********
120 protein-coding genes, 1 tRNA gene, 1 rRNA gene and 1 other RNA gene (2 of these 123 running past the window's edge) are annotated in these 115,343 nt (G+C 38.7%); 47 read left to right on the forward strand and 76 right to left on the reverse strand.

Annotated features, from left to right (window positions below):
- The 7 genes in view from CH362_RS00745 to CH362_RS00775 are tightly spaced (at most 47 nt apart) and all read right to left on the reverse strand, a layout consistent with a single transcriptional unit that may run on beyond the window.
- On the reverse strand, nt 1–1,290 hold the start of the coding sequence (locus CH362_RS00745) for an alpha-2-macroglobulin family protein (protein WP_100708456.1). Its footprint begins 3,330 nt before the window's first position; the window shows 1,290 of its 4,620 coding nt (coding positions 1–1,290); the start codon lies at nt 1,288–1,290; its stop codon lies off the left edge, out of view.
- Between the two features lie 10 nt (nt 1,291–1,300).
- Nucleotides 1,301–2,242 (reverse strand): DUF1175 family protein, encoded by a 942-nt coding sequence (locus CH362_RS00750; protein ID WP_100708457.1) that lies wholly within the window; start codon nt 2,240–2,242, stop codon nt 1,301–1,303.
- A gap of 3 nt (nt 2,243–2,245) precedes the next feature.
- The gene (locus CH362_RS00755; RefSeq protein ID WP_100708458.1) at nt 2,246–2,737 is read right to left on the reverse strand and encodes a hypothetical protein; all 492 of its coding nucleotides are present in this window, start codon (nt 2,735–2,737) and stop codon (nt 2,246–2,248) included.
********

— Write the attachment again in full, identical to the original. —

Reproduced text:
120 protein-coding genes, 1 tRNA gene, 1 rRNA gene and 1 other RNA gene (2 of these 123 running past the window's edge) are annotated in these 115,343 nt (G+C 38.7%); 47 read left to right on the forward strand and 76 right to left on the reverse strand.

Annotated features, from left to right (window positions below):
- The 7 genes in view from CH362_RS00745 to CH362_RS00775 are tightly spaced (at most 47 nt apart) and all read right to left on the reverse strand, a layout consistent with a single transcriptional unit that may run on beyond the window.
- On the reverse strand, nt 1–1,290 hold the start of the coding sequence (locus CH362_RS00745) for an alpha-2-macroglobulin family protein (protein WP_100708456.1). Its footprint begins 3,330 nt before the window's first position; the window shows 1,290 of its 4,620 coding nt (coding positions 1–1,290); the start codon lies at nt 1,288–1,290; its stop codon lies off the left edge, out of view.
- Between the two features lie 10 nt (nt 1,291–1,300).
- Nucleotides 1,301–2,242 (reverse strand): DUF1175 family protein, encoded by a 942-nt coding sequence (locus CH362_RS00750; protein ID WP_100708457.1) that lies wholly within the window; start codon nt 2,240–2,242, stop codon nt 1,301–1,303.
- A gap of 3 nt (nt 2,243–2,245) precedes the next feature.
- The gene (locus CH362_RS00755; RefSeq protein ID WP_100708458.1) at nt 2,246–2,737 is read right to left on the reverse strand and encodes a hypothetical protein; all 492 of its coding nucleotides are present in this window, start codon (nt 2,735–2,737) and stop codon (nt 2,246–2,248) included.